Kasuga Taisha Shrine
Kasuga Taisha Shrine in Nara Park was built in 768 to protect the capital city of Nara (known as Heijo-kyo during that time), and to pray for the prosperity of the people. The vermillion-lacquered shrine hall and corridors are very beautiful, and countless stone and hanging lanterns (well over 3,000) create an ethereal atmosphere.
Considered as one of the four major temples of the Nara period, and one of the seven major temples of the Heian period, Kofukuji was associated with the Fujiwara clan, that ruled with great power during those times. The temple’s extensive grounds feature several national treasures, including the five-story pagoda, three-story pagoda, and the Tokondo (East Golden Hall).
Isuien is an expansive Japanese garden in Nara Park, built over two different eras (Edo period for the front garden; and Meiji period for the rear garden). It is a strolling garden with a pond, and a fine representation of Nara, where you can enjoy the beauty of the four seasons. It is a famous destination for Nara’s autumn foliage, as maple trees and dodan tsutsuji (a deciduous shrub, native to Japan) transform to beautiful shades of red. In the front garden, there is the Sanshu-tei, a thatched-roof teahouse, where you can enjoy a meal while admiring the garden. The rear garden features a view of the South Gate of Todaiji Temple and Mount Wakakusa that is truly magnificent.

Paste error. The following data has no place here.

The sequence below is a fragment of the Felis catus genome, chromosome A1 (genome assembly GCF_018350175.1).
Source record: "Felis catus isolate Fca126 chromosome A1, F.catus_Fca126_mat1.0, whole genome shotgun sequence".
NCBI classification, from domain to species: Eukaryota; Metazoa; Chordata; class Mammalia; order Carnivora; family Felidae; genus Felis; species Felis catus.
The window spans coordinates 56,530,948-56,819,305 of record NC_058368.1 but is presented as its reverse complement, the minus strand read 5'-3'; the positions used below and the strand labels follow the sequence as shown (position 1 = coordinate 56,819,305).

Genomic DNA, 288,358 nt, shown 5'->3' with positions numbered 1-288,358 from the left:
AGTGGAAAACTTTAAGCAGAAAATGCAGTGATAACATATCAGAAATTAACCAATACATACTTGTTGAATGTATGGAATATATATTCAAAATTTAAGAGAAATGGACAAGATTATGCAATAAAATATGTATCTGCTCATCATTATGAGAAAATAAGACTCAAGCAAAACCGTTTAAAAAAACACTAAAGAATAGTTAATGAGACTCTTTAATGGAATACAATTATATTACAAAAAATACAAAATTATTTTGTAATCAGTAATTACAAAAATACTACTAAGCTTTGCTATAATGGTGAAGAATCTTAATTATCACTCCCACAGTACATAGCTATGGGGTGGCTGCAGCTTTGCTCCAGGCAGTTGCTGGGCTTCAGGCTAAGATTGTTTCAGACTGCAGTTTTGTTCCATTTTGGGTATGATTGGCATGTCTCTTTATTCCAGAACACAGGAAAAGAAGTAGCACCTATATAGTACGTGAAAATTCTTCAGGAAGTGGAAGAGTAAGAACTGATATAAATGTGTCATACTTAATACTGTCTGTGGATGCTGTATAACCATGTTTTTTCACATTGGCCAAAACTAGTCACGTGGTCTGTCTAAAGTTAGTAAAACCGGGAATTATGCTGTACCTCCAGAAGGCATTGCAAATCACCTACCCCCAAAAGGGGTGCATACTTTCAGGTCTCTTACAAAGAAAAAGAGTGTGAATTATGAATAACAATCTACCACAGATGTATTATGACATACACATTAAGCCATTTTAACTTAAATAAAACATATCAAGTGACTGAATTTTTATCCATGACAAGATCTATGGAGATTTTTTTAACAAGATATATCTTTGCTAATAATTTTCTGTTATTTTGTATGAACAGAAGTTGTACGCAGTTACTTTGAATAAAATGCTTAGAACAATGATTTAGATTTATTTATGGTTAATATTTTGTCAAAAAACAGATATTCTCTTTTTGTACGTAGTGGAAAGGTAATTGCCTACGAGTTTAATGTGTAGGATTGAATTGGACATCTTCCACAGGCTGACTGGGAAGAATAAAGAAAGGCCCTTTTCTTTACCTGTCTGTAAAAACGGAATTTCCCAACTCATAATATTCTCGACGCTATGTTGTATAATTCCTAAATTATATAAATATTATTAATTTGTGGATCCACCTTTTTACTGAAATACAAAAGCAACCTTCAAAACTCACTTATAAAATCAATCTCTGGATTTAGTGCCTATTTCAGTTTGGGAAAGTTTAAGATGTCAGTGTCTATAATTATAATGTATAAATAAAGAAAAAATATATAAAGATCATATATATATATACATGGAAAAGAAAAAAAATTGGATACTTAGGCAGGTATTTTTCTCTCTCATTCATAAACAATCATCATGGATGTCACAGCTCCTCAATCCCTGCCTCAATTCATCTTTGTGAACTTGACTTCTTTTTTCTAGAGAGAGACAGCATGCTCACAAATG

Horyu-ji Temple is believed to have been founded by Prince Shotoku and Emperor Suiko in 607. In the late 6th and early 7th centuries, Prince Shotoku promoted Buddhism, and introduced a constitution geared towards political reform that advocated an emperor-ruled nation.
Within the Horyuji Temple complex, you can see the world’s oldest wooden structures, the Kondo and the five-story pagoda. There is also the South Gate; Middle Gate; Cloister Gallery; Grand Lecture Hall; and Hall of Dreams, all of which are magnificent buildings of the past. The Kudara Kannon statue and the Tamamushi no Zushi (beetle wing shrine), housed in the Daihozoin, are national treasures of Buddhist art.
Located about 3 km northeast of Horyu-ji Temple is Hokki-ji Temple. On the premises is Japan’s oldest three-story pagoda that rises beautifully against the landscape; it is said to have been erected in 706. In 1993, Hokki-ji Temple was registered together with Horyu-ji Temple, as a World Heritage Site.